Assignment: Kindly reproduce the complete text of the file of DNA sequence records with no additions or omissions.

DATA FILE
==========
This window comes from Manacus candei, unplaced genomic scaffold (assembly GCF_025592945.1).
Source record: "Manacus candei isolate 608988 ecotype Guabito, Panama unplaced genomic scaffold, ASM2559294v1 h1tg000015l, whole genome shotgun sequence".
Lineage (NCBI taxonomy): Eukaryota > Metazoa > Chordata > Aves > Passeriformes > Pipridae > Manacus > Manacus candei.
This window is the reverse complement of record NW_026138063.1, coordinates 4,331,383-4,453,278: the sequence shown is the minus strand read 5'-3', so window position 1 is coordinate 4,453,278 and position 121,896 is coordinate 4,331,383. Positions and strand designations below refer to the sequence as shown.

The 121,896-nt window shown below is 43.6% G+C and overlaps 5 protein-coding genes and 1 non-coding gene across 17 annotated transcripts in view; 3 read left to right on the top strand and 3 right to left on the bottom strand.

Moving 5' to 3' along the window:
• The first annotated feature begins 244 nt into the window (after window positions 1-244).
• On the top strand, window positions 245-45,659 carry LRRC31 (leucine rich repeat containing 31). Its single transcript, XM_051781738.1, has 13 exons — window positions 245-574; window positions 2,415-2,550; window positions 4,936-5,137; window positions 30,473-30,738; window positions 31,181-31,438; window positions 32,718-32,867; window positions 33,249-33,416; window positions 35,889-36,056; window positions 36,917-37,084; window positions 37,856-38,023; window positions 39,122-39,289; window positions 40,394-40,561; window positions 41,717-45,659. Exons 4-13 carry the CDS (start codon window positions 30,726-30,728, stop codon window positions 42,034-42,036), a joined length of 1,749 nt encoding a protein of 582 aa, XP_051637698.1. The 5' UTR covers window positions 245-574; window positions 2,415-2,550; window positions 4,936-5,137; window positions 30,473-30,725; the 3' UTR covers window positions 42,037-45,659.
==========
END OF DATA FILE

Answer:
This window comes from Manacus candei, unplaced genomic scaffold (assembly GCF_025592945.1).
Source record: "Manacus candei isolate 608988 ecotype Guabito, Panama unplaced genomic scaffold, ASM2559294v1 h1tg000015l, whole genome shotgun sequence".
Lineage (NCBI taxonomy): Eukaryota > Metazoa > Chordata > Aves > Passeriformes > Pipridae > Manacus > Manacus candei.
This window is the reverse complement of record NW_026138063.1, coordinates 4,331,383-4,453,278: the sequence shown is the minus strand read 5'-3', so window position 1 is coordinate 4,453,278 and position 121,896 is coordinate 4,331,383. Positions and strand designations below refer to the sequence as shown.

The 121,896-nt window shown below is 43.6% G+C and overlaps 5 protein-coding genes and 1 non-coding gene across 17 annotated transcripts in view; 3 read left to right on the top strand and 3 right to left on the bottom strand.

Moving 5' to 3' along the window:
• The first annotated feature begins 244 nt into the window (after window positions 1-244).
• On the top strand, window positions 245-45,659 carry LRRC31 (leucine rich repeat containing 31). Its single transcript, XM_051781738.1, has 13 exons — window positions 245-574; window positions 2,415-2,550; window positions 4,936-5,137; window positions 30,473-30,738; window positions 31,181-31,438; window positions 32,718-32,867; window positions 33,249-33,416; window positions 35,889-36,056; window positions 36,917-37,084; window positions 37,856-38,023; window positions 39,122-39,289; window positions 40,394-40,561; window positions 41,717-45,659. Exons 4-13 carry the CDS (start codon window positions 30,726-30,728, stop codon window positions 42,034-42,036), a joined length of 1,749 nt encoding a protein of 582 aa, XP_051637698.1. The 5' UTR covers window positions 245-574; window positions 2,415-2,550; window positions 4,936-5,137; window positions 30,473-30,725; the 3' UTR covers window positions 42,037-45,659.